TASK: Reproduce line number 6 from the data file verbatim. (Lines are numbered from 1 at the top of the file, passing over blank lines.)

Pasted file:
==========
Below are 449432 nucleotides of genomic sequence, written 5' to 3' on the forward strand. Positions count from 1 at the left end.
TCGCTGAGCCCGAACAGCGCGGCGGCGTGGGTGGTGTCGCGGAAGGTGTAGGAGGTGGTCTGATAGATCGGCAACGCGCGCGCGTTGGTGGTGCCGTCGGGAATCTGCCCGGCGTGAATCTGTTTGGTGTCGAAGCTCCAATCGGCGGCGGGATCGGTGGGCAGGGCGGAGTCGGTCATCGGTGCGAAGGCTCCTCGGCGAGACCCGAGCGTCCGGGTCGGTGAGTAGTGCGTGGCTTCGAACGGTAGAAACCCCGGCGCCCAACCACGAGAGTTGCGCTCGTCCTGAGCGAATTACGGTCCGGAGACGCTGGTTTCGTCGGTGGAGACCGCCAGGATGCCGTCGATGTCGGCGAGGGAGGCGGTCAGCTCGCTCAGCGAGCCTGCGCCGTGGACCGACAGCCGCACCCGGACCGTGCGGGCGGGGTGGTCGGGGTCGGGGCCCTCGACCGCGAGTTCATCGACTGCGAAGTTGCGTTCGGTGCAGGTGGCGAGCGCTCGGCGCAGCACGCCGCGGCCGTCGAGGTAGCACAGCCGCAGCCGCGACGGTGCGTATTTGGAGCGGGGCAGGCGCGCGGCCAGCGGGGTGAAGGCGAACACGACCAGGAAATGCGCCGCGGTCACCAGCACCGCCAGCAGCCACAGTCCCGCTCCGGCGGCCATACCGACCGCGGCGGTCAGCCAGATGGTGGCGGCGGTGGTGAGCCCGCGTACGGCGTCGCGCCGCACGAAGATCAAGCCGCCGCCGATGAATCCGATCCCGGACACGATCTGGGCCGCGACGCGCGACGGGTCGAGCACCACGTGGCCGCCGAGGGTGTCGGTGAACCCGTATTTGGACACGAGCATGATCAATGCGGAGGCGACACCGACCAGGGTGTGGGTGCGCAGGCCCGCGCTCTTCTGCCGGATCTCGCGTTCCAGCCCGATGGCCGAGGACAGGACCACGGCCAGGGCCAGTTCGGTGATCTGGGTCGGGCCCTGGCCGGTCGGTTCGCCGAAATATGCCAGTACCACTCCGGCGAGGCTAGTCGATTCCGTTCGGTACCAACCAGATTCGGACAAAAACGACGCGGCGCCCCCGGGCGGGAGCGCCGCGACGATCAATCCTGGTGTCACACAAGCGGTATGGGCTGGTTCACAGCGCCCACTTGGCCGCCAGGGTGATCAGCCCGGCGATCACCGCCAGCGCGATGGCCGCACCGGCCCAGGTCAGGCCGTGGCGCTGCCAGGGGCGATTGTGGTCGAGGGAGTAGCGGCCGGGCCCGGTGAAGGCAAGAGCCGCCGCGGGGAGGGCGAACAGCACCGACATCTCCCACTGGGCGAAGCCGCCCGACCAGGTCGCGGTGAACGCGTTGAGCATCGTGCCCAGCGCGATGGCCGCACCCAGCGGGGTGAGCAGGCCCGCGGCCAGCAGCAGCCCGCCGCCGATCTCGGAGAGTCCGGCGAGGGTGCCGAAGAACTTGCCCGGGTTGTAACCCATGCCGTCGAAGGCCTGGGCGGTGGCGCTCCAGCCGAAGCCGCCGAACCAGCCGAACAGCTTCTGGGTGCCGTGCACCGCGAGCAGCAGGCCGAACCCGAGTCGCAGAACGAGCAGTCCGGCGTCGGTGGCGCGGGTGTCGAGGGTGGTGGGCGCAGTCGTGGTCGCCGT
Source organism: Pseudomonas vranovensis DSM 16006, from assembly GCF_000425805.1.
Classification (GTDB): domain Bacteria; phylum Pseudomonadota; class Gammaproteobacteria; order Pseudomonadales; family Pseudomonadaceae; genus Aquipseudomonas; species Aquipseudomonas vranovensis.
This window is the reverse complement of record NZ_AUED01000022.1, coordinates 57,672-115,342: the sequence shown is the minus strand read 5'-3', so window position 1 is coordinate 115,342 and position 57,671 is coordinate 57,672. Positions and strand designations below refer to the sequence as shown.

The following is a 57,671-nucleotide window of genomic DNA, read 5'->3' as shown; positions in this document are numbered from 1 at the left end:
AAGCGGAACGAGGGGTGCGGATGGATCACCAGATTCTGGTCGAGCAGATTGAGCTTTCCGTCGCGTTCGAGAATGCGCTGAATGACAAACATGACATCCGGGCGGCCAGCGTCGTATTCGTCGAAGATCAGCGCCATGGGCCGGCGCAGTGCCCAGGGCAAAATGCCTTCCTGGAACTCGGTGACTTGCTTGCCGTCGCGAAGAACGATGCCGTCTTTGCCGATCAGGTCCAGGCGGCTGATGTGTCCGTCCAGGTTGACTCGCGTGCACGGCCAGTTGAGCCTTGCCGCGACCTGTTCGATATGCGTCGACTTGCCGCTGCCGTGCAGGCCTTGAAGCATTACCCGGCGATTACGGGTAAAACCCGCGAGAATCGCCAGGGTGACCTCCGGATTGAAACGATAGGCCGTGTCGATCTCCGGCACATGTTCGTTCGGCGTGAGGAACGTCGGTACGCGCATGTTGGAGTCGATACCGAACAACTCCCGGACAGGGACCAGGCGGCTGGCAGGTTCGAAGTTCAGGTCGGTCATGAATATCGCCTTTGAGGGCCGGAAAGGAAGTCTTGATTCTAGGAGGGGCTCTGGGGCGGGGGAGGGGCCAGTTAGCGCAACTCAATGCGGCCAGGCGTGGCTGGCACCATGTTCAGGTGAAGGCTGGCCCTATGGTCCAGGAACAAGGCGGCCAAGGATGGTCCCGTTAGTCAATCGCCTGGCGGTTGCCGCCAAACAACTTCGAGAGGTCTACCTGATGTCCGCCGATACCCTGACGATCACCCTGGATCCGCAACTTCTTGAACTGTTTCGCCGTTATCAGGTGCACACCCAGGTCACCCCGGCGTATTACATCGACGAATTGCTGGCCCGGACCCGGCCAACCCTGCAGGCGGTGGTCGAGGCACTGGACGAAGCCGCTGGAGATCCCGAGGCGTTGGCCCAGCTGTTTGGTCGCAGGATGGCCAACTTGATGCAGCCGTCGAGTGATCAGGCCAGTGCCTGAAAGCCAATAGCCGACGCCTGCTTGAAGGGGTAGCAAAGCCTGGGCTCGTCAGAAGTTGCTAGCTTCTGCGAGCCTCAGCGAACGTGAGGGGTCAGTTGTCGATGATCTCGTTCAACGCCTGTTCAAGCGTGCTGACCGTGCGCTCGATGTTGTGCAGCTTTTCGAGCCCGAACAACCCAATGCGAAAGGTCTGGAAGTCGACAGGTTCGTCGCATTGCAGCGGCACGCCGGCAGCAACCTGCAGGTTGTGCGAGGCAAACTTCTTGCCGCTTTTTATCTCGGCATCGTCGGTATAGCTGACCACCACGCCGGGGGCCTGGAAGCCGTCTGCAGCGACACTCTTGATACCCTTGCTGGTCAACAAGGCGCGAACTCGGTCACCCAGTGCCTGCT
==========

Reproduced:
The following is a 57,671-nucleotide window of genomic DNA, read 5'->3' as shown; positions in this document are numbered from 1 at the left end: